The book is written based on a number of recorded conversations that Mayer had with Westmorland and is divided into a number of chapters. Those chapters are, in order of their occurrence:

  1. Forward – Billy Westmorland
  2. Introduction – Larry Mayer
  3. Those Early Years
  4. My Peers
  5. Catches Spawn Confidence
  6. Weather
  7. Lure, Live Bait Logic
  8. Tackle and Techniques
  9. Myths, Misconceptions, Mistakes
  10. Night After Night
  11. Big Fish
  12. Getting Completely Rigged
  13. Unusual Water Conditions
  14. Differences In Different Lakes
  15. River Fishing
  16. Difference Between The Three
  17. Fishing Unfamiliar Waters
  18. Water Pollution, Fishing Pressure
  19. Looking Back

If you’re looking for a concise book on how to catch smallmouths, this isn’t the book for you. But if you’re looking for a book that delves into Westmorland’s life, how he learned to fish, who taught him, what he used and why, this is a treasure. In each chapter he tells numerous stories that pertain to the chapter title – all the while telling the reader why he fishes a certain way.

Westmorland and a very young Jerry McKinnis after a decent day on Dale Hollow. Photo Them Ol’ Brown Fish.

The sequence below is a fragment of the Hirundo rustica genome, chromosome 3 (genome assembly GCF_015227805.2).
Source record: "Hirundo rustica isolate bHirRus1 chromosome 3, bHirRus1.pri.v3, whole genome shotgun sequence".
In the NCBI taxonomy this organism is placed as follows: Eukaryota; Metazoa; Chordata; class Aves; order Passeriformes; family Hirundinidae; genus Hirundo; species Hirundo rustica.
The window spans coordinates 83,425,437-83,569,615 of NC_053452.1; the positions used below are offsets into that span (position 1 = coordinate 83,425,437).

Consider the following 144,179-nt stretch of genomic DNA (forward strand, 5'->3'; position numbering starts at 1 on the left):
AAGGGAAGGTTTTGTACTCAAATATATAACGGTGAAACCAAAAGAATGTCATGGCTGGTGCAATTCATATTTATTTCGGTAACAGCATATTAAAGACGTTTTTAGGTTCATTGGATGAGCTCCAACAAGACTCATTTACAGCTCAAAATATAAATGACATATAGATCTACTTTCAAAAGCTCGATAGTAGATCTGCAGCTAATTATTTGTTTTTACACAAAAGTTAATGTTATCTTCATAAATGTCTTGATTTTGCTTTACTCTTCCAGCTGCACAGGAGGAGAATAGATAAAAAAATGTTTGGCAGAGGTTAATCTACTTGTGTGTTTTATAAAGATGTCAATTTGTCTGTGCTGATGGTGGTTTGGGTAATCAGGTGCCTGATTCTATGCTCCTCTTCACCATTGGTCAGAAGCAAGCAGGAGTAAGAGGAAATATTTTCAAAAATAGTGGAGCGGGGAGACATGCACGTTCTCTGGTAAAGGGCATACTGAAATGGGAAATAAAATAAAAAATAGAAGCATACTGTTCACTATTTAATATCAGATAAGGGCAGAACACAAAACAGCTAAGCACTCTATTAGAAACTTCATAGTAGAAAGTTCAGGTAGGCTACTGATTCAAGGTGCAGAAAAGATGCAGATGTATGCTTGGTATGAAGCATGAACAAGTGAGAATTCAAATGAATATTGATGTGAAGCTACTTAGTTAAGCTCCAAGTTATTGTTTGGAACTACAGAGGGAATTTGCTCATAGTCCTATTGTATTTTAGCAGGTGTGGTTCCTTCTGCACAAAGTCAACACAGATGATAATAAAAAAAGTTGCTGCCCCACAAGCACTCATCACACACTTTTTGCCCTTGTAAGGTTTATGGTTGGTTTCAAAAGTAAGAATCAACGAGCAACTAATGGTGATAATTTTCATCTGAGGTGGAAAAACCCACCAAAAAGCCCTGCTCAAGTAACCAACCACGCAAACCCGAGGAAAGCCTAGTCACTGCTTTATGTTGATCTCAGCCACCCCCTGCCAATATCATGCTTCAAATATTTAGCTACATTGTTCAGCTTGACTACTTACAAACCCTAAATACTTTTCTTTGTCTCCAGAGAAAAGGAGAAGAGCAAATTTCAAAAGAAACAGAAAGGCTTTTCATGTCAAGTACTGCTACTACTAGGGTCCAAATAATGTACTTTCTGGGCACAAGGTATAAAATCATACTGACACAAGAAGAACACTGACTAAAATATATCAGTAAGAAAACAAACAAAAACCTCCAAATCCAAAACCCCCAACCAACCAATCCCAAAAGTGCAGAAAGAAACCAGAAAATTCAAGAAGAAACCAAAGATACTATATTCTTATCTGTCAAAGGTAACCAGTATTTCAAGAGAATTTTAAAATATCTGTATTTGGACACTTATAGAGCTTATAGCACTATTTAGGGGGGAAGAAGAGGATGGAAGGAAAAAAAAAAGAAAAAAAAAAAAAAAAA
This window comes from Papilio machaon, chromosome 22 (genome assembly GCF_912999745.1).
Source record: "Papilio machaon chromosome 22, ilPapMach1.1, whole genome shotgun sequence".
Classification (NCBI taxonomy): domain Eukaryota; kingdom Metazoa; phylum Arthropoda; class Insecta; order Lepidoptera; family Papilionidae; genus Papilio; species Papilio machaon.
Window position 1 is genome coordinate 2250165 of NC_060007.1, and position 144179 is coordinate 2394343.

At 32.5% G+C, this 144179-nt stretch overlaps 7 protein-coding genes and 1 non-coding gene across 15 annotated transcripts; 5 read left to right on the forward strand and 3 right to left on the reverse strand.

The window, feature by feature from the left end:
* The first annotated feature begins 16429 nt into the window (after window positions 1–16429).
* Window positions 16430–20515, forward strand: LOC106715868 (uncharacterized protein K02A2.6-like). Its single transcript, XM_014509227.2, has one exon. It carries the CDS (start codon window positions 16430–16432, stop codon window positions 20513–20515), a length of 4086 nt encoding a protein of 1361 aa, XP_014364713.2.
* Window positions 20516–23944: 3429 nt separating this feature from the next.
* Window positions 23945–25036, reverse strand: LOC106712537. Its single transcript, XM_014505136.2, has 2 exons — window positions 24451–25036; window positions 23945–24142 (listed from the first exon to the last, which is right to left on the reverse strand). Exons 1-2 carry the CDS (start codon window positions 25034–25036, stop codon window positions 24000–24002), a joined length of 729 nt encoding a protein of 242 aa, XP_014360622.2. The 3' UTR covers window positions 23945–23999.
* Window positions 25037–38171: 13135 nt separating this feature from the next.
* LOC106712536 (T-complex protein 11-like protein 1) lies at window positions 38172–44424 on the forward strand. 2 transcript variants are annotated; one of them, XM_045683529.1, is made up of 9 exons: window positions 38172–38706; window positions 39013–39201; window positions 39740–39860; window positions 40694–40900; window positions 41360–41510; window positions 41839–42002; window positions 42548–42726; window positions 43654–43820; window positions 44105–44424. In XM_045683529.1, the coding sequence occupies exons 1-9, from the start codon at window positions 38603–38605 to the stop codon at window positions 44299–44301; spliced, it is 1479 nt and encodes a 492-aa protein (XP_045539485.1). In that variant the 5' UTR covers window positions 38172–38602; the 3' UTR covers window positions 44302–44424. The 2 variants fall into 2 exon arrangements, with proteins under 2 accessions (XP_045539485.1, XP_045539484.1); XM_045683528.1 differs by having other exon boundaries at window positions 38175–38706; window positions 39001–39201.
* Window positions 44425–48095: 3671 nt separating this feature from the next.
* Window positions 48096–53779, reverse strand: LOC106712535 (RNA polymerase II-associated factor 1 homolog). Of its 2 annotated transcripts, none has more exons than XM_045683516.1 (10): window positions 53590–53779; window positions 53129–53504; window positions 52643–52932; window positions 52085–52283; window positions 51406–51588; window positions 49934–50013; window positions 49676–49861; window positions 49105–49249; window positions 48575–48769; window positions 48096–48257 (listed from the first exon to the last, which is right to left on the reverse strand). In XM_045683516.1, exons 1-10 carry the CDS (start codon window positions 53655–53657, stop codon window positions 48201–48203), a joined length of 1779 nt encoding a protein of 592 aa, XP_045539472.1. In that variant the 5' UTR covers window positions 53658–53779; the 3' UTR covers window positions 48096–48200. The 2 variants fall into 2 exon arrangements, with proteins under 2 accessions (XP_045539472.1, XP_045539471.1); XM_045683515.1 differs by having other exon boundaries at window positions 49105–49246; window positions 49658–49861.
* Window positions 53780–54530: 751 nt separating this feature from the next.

Westmorland has some interesting tactics and theories on how to catch big smallies – many of which would still work today if someone would use them. He talks a lot about his “fly-n-rind” combo and the Pedigo Spinrite. He also talks a lot about using light tackle, which included line from 4- to 8-pound test and 5-foot custom spinning rods paired with Zebco Cardinal III and IV reels.

I’ve said this before many times about the subject of “who invented finesse tactics.” Here in Westmorland’s book, he talks of using light tackle in the early- to mid-60s and he was in the south. I know a lot of Midwesterners like to lay claim to the invention of finesse but here again, you see someone who was using it in the early days and using it because it worked.